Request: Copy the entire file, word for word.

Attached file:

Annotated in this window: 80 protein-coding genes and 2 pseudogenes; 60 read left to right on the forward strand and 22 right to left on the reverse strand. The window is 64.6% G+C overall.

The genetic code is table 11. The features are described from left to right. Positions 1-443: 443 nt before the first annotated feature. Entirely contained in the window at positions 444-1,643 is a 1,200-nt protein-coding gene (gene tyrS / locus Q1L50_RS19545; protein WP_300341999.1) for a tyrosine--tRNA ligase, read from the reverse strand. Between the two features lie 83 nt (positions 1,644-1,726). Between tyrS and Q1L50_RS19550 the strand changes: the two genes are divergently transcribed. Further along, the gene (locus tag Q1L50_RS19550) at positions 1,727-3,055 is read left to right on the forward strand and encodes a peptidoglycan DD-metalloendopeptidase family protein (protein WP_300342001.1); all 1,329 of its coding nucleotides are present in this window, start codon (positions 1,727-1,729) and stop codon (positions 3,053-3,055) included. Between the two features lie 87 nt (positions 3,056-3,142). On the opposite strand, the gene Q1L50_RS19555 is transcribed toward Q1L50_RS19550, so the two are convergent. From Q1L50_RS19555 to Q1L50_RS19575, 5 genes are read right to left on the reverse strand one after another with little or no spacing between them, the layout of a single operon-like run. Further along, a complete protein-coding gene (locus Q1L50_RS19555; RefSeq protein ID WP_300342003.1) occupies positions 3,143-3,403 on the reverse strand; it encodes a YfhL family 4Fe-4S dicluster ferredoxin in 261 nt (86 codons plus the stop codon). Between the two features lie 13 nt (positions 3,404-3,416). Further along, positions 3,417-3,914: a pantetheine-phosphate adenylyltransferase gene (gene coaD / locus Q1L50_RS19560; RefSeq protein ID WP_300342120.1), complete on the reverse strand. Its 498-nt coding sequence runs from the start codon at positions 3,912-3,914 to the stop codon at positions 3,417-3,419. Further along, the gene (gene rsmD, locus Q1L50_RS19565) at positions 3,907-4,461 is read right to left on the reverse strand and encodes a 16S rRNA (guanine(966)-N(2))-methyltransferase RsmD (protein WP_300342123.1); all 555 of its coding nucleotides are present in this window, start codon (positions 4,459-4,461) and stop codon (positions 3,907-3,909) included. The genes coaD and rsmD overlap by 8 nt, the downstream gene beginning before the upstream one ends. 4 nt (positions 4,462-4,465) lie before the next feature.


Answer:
Annotated in this window: 80 protein-coding genes and 2 pseudogenes; 60 read left to right on the forward strand and 22 right to left on the reverse strand. The window is 64.6% G+C overall.

The genetic code is table 11. The features are described from left to right. Positions 1-443: 443 nt before the first annotated feature. Entirely contained in the window at positions 444-1,643 is a 1,200-nt protein-coding gene (gene tyrS / locus Q1L50_RS19545; protein WP_300341999.1) for a tyrosine--tRNA ligase, read from the reverse strand. Between the two features lie 83 nt (positions 1,644-1,726). Between tyrS and Q1L50_RS19550 the strand changes: the two genes are divergently transcribed. Further along, the gene (locus tag Q1L50_RS19550) at positions 1,727-3,055 is read left to right on the forward strand and encodes a peptidoglycan DD-metalloendopeptidase family protein (protein WP_300342001.1); all 1,329 of its coding nucleotides are present in this window, start codon (positions 1,727-1,729) and stop codon (positions 3,053-3,055) included. Between the two features lie 87 nt (positions 3,056-3,142). On the opposite strand, the gene Q1L50_RS19555 is transcribed toward Q1L50_RS19550, so the two are convergent. From Q1L50_RS19555 to Q1L50_RS19575, 5 genes are read right to left on the reverse strand one after another with little or no spacing between them, the layout of a single operon-like run. Further along, a complete protein-coding gene (locus Q1L50_RS19555; RefSeq protein ID WP_300342003.1) occupies positions 3,143-3,403 on the reverse strand; it encodes a YfhL family 4Fe-4S dicluster ferredoxin in 261 nt (86 codons plus the stop codon). Between the two features lie 13 nt (positions 3,404-3,416). Further along, positions 3,417-3,914: a pantetheine-phosphate adenylyltransferase gene (gene coaD / locus Q1L50_RS19560; RefSeq protein ID WP_300342120.1), complete on the reverse strand. Its 498-nt coding sequence runs from the start codon at positions 3,912-3,914 to the stop codon at positions 3,417-3,419. Further along, the gene (gene rsmD, locus Q1L50_RS19565) at positions 3,907-4,461 is read right to left on the reverse strand and encodes a 16S rRNA (guanine(966)-N(2))-methyltransferase RsmD (protein WP_300342123.1); all 555 of its coding nucleotides are present in this window, start codon (positions 4,459-4,461) and stop codon (positions 3,907-3,909) included. The genes coaD and rsmD overlap by 8 nt, the downstream gene beginning before the upstream one ends. 4 nt (positions 4,462-4,465) lie before the next feature.